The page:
Researchers create gluten-free bread with bubbles (but without the additives)

By Niamh Michail contact

- Last updated on GMT

Rice flour: is that dry, wet, jet, roll or stamp milled?
Rice flour: is that dry, wet, jet, roll or stamp milled?

Related tags: Wheat

Researchers have developed gluten-free bread with the same fluffy, bubble texture as wheat bread - without using any additives or gums - simply by using rice flour that has been milled and processed in a specific way.

The wet jet milling process means the flour retains stable starch particles - novel properties never seen before in rice flour - and cuts out the need for food additives such as hydrocolloid gums, hydroxypropyl methylcellulose (HPMC) or glutathione.

These are often added to gluten-free flours to mimic the rheological properties of grain bread but are not necessarily seen as clean label ingredients by consumers.

“Gluten-free rice bread without any additives has been developed,”  ​write the researchers from Hiroshima University. “Experimental evidences suggest that this is possibly a new application of the Pickering foam/emulsion in food processing.”

“The new type of bread is expected to benefit coeliac and wheat allergy patients. Further investigations will lead to the clarification of the swelling mechanism as well as to the development of new foods with unique properties.”

Picker up

Pickering stabilisation describes the phenomenon that solid particles can reside at the interface of droplets and bubbles, thereby providing them with resistance against coalescence or fusion, and (debatable) coarsening or Ostwald ripening.

It is named after Spencer Umfreville Pickering who referenced it in 1907.

Source: The Royal Society of Chemistry

Stone walls

The soft, spongy texture of traditional wheat-based bread is thanks to gluten and its ability to form a flexible matrix. This stabilises the dough ‘walls’ that form around the CO2 bubbles released by yeast as it ferments. Gluten is also crucial in allowing the bread to rise.

These functions explain why gluten-free bread has suffered from a long-standing reputational problem of having a crumbly, rather than fluffy, consistency.

The researchers bought 11 commercially-available rice flour products from various milling companies in Japan, produced using a combination of processing methods: wet jet-milling, dry jet-milling, dry roll-milling and wet stamp-milling. They found that wet jet-milling left crucial starch particles intact.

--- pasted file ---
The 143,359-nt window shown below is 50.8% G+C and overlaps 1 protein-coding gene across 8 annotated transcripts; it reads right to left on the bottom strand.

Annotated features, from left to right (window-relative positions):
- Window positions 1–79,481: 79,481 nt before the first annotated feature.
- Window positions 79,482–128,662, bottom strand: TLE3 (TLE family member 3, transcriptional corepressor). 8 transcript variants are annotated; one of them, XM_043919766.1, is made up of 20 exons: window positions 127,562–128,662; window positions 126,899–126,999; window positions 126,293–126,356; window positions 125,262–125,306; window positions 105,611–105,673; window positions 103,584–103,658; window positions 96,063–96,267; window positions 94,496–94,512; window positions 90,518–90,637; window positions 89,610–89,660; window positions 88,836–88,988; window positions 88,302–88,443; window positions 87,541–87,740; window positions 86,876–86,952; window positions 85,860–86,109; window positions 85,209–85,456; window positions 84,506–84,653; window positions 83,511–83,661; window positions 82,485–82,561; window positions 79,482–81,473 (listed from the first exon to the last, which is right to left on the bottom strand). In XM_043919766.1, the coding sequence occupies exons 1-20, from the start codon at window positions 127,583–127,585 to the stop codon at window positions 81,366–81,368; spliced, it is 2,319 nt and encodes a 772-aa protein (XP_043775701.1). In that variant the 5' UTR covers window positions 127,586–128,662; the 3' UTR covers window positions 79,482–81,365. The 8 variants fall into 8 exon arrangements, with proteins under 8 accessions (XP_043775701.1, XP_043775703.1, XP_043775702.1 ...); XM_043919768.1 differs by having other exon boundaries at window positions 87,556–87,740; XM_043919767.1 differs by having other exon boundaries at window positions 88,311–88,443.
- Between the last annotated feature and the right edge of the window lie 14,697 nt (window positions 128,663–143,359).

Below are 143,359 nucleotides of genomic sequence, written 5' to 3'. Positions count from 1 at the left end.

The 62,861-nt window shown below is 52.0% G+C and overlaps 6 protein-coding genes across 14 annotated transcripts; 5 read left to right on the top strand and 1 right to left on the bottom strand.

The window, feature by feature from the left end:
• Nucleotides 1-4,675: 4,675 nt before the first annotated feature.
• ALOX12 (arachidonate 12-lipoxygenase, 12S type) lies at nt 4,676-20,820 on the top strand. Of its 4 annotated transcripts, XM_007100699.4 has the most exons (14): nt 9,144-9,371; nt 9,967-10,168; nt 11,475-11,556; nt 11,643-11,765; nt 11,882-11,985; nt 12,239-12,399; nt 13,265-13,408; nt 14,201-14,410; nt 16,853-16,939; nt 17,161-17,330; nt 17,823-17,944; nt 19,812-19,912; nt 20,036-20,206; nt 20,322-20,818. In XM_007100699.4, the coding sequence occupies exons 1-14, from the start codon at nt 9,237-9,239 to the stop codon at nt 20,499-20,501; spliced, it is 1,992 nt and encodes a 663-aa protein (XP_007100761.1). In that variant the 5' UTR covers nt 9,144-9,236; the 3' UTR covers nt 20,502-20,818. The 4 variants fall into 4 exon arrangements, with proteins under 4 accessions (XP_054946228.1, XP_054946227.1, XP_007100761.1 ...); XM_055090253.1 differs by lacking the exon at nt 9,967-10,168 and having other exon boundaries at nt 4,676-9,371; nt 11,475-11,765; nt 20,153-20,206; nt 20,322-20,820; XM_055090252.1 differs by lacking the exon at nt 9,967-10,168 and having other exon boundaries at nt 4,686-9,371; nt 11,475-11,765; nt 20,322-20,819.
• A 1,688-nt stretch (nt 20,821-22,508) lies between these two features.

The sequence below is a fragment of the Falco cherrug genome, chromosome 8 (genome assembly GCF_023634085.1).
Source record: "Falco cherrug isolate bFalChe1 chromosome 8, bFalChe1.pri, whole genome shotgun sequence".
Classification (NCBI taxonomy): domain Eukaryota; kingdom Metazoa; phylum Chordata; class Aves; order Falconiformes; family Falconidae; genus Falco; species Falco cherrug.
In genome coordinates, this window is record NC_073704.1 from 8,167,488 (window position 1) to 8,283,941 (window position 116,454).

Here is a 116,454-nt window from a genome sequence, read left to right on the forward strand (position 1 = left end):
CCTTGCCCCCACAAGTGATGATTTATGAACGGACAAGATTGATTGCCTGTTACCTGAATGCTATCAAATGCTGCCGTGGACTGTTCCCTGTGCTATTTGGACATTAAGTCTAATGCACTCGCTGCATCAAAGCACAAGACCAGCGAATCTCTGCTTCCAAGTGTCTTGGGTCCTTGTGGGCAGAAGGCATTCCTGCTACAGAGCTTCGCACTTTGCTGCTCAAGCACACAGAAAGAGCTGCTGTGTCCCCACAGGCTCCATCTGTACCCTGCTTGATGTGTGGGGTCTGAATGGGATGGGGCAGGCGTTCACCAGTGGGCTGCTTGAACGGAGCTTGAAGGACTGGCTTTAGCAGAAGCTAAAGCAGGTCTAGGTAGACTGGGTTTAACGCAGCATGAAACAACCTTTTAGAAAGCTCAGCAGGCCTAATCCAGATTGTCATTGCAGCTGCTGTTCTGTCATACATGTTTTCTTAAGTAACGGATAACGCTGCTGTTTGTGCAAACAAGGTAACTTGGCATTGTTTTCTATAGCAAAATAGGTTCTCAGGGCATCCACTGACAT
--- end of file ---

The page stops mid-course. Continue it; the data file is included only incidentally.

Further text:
"A piece of batter or bread was freeze-dried and subjected to scanning electron microscopy (SEM) analyses. The microstructure of the bubble wall in the fermenting batter appeared like a ‘stone-wall’ It resembled the microstructure of Pickering foam rather than that of typical wheat dough with the gluten network."

“Usage of rice flour [that has been wet jet milled] leads to successful making of gluten-free bread,”​ they write.

Check out those bubbles. © Hiroshima University

A closer look at the microstructure of the rice batter – rice flour does not form a dough that can be kneaded – revealed that the undamaged starch particles lower the surface tension of the water within the batter, thus reducing the tendency of the bubble walls to collapse.

The researchers analysed the microstructure of other rice flours that fell flat after baking and found that none contained these bubble walls, dubbed ‘stone walls’ by the Japanese food scientists.

“This tightknit ‘stone wall’ arrangement thus allows bubbles to grow and expand as CO2 levels increase within leading to successful voluminous bread.”

They also suggest the ‘stone wall’ starch bubble stability could be down to uniform hydrophobicity of the similar sized granules. They do not attract or bind to water which leaves them confined between pockets of air and the liquid batter.

They call for further analyses to focus on the thermomechanical behaviour, critical for fully understanding the mechanism behind process.

Source: Food Science and Technology

Published online ahead of print,

“Development of gluten-free rice bread: Pickering stabilization as a possible batter-swelling mechanism”

Authors: Hiroyuki Yano, Akiko Fukui, Keiko Kajiwara et al.

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